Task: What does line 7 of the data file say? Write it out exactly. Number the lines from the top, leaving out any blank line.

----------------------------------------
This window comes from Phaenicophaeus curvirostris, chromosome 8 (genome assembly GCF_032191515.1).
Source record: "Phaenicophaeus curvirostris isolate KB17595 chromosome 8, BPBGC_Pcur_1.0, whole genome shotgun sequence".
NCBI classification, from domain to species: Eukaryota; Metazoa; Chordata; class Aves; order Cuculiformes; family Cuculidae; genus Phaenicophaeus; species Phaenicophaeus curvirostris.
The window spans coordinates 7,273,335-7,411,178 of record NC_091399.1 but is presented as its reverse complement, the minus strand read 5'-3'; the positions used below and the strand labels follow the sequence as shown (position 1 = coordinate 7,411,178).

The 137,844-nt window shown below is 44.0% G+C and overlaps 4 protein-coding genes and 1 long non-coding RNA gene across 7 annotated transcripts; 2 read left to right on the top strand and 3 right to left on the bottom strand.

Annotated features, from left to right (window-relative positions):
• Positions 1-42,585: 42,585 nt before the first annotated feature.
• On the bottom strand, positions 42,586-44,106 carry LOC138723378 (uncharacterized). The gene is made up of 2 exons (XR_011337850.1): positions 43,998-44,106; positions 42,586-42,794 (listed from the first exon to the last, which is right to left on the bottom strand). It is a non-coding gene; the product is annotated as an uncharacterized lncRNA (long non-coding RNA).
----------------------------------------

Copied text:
• Positions 1-42,585: 42,585 nt before the first annotated feature.